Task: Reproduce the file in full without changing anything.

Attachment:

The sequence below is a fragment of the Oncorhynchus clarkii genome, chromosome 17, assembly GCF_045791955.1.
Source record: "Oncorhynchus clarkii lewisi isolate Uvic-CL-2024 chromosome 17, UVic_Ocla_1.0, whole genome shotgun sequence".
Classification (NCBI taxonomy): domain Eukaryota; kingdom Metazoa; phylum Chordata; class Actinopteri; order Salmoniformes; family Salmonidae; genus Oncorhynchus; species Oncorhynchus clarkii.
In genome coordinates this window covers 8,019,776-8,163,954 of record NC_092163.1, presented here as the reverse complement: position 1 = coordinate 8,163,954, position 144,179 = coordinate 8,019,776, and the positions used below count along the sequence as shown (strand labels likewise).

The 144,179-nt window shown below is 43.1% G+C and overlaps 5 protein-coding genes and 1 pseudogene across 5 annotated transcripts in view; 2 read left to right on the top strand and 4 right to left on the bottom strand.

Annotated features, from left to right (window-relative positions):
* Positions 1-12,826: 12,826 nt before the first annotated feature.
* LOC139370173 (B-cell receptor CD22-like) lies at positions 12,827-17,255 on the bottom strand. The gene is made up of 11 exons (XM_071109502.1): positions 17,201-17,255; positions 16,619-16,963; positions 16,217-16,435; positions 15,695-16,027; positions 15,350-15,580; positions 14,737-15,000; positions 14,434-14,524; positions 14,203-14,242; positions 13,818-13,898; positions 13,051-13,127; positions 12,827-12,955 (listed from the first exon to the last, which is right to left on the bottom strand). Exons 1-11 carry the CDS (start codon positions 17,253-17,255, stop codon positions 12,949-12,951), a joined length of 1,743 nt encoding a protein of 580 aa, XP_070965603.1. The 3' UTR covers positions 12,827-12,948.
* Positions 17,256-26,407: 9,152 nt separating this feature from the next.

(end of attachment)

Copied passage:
The sequence below is a fragment of the Oncorhynchus clarkii genome, chromosome 17, assembly GCF_045791955.1.
Source record: "Oncorhynchus clarkii lewisi isolate Uvic-CL-2024 chromosome 17, UVic_Ocla_1.0, whole genome shotgun sequence".
Classification (NCBI taxonomy): domain Eukaryota; kingdom Metazoa; phylum Chordata; class Actinopteri; order Salmoniformes; family Salmonidae; genus Oncorhynchus; species Oncorhynchus clarkii.
In genome coordinates this window covers 8,019,776-8,163,954 of record NC_092163.1, presented here as the reverse complement: position 1 = coordinate 8,163,954, position 144,179 = coordinate 8,019,776, and the positions used below count along the sequence as shown (strand labels likewise).

The 144,179-nt window shown below is 43.1% G+C and overlaps 5 protein-coding genes and 1 pseudogene across 5 annotated transcripts in view; 2 read left to right on the top strand and 4 right to left on the bottom strand.

Annotated features, from left to right (window-relative positions):
* Positions 1-12,826: 12,826 nt before the first annotated feature.
* LOC139370173 (B-cell receptor CD22-like) lies at positions 12,827-17,255 on the bottom strand. The gene is made up of 11 exons (XM_071109502.1): positions 17,201-17,255; positions 16,619-16,963; positions 16,217-16,435; positions 15,695-16,027; positions 15,350-15,580; positions 14,737-15,000; positions 14,434-14,524; positions 14,203-14,242; positions 13,818-13,898; positions 13,051-13,127; positions 12,827-12,955 (listed from the first exon to the last, which is right to left on the bottom strand). Exons 1-11 carry the CDS (start codon positions 17,253-17,255, stop codon positions 12,949-12,951), a joined length of 1,743 nt encoding a protein of 580 aa, XP_070965603.1. The 3' UTR covers positions 12,827-12,948.
* Positions 17,256-26,407: 9,152 nt separating this feature from the next.